Jail terms urged for first-time offendersSome 25 years...

the FORUM

February 22, 1994

Jail terms urged for first-time offenders

Some 25 years ago, Nan Hayden Agle, Mary Katherine Scheeler and I (with the invaluable help of City Jail education director Oliver Brown) founded the Confined Addicts program on the top floor of the Baltimore City Jail.

In this program, 20 to 30 young men sought help from addiction and escape from the cause of their incarceration -- drugs. Most were found guilty of relatively minor offenses but a few were in for major crimes, all blaming drugs for their status.

Over the months, we learned a great deal from these surprisingly charming and intelligent men.

But perhaps the loudest message we received, through conversations, case histories and their poems (oh yes, each thought himself a poet), was one which seems to have been forgotten by almost all judges and sentencing authorities: One after another told us that, at the time of his first offense, the judge took into account that this was, indeed, his first crime (or at least the first one at which he was caught) and let him off easy.

To a man they felt that, had the judge acted differently and slapped him with a stiff punishment, there might not have been a "second time."

"The punishment for the first crime was so easy I had no reason to think the second wouldn't be the same." "Going in, I thought I was in real trouble, but the judge, despite his warnings, obviously didn't think I did anything real bad." "Sure, I was scared, but I quickly learned that it was no big deal. I sure knew I wouldn't be scared the next time."

Everyone agreed that, had the original punishment been stiff, there might never have been need for another.

In the past two decades, nothing has changed. Today's prisoners will tell the same thing to anyone who listens.

But who listens? For their sakes, and our own, perhaps it is time we should.

Richard G. Ballard

Sparks

Victims rights

In your most recent editorial put-down of the victims' rights constitutional amendment (Feb. 13), you assert that supporters of the amendment do so "in the name of fighting crime." The supporters who have fought for many years for this amendment have never pushed for it as a means of fighting crime.

This amendment is to help victims after the crime. It is designed to balance the scales of justice. It is designed to have victims rights stem from the same constitutional source as do the rights of the accused and the convicted criminals.

It is strongly believed by many professionals (judges, prosecutors and police) in the criminal justice system that this constitutional basis for victims rights will significantly improve the guarantee that these rights will be honored and will not be just a hollow symbol.

You are right about one thing. Passing this bill is good politics. It is responding to the voice of the many victims, their families and neighbors and the voters of Maryland who have gotten the message that victims deserve rights, too.

Jim Donnelly

Pasadena

North pole

Should the Northern District police station remain at its present location? Why not?

Somehow it fits the, "if it ain't broke; don't fix it," category very nicely.

Built in 1896, it could be rededicated in 1996 as the "New Northern District Police Station."

With community co-operation and political common sense, the future will look bright for this northern district of Baltimore.

Curt Elliott

Baltimore

Shady past

The voters of Virginia are being deluged with the same hoary claptrap that the notorious Virginia Senate candidate Oliver North utilized during the Iran-contra hearings.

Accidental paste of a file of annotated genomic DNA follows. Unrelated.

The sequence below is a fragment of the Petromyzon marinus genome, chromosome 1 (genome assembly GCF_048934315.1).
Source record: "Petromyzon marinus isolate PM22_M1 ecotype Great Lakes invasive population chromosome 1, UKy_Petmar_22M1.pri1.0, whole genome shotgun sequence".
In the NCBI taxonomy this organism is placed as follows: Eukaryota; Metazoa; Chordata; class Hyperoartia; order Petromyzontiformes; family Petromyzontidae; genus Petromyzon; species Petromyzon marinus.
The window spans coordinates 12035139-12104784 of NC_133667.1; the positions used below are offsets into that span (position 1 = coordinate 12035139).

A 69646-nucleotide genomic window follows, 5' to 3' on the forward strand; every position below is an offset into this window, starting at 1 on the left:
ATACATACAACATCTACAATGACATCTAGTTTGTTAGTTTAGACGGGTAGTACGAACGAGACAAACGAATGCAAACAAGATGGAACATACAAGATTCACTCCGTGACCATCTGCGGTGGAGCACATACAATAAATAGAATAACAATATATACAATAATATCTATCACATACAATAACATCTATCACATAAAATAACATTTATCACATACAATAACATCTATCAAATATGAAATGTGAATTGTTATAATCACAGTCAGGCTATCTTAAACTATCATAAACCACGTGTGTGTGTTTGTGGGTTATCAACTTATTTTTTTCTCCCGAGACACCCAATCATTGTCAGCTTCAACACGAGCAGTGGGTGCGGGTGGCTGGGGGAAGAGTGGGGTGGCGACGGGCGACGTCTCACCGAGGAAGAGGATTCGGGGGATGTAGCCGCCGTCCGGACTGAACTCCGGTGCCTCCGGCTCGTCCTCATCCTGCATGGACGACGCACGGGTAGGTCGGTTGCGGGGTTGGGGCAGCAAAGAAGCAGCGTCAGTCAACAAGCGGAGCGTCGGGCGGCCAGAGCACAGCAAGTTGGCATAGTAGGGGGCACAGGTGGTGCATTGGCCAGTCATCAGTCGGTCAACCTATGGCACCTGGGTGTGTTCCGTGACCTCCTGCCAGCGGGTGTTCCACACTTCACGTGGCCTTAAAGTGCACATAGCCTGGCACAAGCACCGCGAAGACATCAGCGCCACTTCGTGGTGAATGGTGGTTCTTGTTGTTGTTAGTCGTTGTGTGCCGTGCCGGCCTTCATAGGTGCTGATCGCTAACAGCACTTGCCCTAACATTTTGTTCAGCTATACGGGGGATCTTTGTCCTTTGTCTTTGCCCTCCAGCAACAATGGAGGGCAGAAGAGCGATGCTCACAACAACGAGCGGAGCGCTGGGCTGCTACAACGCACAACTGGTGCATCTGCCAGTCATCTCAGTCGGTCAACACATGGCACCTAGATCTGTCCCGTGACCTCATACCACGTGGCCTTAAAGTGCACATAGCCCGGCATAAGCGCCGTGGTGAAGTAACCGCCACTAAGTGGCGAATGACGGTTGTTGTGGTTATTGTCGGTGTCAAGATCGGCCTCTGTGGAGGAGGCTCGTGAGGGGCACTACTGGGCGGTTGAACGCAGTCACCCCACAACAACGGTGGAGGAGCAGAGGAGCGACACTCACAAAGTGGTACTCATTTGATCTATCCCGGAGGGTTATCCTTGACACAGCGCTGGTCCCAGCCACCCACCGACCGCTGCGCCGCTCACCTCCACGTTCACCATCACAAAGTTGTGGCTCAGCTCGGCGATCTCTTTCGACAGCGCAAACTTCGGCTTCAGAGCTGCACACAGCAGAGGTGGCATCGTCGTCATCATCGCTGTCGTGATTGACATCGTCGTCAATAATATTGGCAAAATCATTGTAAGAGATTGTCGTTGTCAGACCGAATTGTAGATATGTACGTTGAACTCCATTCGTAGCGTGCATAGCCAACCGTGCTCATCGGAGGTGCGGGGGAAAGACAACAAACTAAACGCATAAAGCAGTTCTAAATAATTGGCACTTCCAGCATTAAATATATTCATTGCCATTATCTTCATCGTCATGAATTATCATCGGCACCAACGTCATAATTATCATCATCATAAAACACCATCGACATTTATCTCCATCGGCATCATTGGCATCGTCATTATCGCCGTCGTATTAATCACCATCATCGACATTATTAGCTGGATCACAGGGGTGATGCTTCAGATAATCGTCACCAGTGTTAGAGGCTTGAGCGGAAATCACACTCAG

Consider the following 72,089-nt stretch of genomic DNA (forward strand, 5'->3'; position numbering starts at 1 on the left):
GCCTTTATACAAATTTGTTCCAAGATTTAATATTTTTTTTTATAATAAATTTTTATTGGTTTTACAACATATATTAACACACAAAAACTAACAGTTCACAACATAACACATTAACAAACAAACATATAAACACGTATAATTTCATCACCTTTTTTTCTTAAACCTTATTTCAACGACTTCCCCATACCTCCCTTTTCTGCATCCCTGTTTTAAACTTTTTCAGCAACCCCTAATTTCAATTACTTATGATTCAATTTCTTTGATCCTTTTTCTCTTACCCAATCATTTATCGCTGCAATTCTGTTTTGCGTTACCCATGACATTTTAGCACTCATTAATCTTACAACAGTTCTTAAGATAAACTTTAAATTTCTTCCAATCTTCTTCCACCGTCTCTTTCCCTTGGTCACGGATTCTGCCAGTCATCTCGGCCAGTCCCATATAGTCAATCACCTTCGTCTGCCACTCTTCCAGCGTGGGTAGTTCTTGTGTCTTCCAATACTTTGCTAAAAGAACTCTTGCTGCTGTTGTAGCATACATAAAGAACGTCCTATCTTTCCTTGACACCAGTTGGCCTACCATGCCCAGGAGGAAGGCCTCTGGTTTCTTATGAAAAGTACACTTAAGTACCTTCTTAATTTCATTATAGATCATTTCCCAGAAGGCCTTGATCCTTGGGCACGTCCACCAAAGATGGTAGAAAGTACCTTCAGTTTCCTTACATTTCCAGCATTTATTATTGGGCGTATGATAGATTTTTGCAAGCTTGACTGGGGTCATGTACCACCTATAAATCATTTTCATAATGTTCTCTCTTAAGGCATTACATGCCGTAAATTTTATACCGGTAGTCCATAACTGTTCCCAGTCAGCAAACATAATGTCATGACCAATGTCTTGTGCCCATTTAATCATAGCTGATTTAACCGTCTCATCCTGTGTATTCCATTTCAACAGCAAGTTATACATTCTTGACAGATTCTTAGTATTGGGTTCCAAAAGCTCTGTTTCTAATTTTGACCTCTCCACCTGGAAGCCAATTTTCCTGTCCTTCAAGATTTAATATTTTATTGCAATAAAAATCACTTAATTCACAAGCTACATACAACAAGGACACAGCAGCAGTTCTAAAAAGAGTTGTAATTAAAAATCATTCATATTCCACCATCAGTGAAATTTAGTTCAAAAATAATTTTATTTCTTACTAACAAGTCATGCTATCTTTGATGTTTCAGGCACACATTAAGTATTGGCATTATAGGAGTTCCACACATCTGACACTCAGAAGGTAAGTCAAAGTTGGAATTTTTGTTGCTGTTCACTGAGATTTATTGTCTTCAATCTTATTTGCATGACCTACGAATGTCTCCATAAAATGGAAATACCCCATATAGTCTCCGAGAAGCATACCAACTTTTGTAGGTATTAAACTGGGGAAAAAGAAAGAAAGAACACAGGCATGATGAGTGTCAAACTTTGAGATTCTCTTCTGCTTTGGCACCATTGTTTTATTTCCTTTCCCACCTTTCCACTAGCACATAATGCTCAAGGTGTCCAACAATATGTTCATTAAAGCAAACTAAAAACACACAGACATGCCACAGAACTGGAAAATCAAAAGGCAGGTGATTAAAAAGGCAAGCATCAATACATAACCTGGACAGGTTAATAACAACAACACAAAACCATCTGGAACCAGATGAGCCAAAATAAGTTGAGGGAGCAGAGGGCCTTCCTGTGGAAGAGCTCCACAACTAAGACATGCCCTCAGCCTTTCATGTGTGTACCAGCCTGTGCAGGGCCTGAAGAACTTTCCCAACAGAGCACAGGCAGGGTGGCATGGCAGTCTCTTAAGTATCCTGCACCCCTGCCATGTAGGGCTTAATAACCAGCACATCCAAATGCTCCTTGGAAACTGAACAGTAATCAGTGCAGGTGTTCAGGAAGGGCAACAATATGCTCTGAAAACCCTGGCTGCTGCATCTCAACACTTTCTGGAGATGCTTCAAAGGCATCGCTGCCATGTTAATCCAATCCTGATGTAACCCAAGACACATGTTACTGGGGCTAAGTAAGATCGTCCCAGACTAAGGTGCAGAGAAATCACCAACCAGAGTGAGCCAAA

What kind of man is this who admittedly lied to members of Congress when he denied overseeing the clandestine network to funnel weapons to Nicaraguan contras during the congressional prohibition on such aid?

And in order to conceal his unconstitutional maneuverings shredded and removed from the White House official government documents?

Mr. North's participation in the creation of false chronologies of U.S. arms sales and his illegal acceptance of a home security system and then fabricating letters regarding payments for the system are well documented.

A jury found Oliver North guilty of three felonies.

A U.S. Circuit Court of Appeals (consisting of two Reagan appointees) overturned his convictions, not ruling that the evidence that convicted him was inaccurate, but that it was acquired from Mr. North's self-incriminating declarations by special prosecutor Lawrence E. Walsh (which he denied) during Mr. North's congressional testimony under immunity from prosecution, and so was inadmissible.

During a recent interview on CNN, Robert McFarlane, Mr. North's former boss, stated, " Mr. North is not a man who ought to represent anybody."

Mr. North has condemned President Clinton's appointees ". . . who do not represent traditional values."

What kind of man is this who aided and abetted obstruction of Congress among other nefarious activities; who has dealt in lies and boasts he would do it all again, to unabashedly lecture us on morality, ethics and family values.

A hero role model for our youth? Frightening.

Leon Peace Ried

Baltimore

Women are enlightened, men whine

In Susan Reimer's ". . .renovated war between the sexes" (Jan. 24), the expressed concerns of women are treated as if they are an outgrowth of women's enlightenment, while the expressed concerns of men are labeled "whining" and considered reactionary.

Her anger is justified and needs to be understood. His anger is an infantile backlash against her empowerment.

Yes, women are misunderstood. So, too, are men. Understanding is a two-way street. Let's respect the concerns of both women and men, without belittling the feelings of one side or the other.

Fred Medinger

Baltimore

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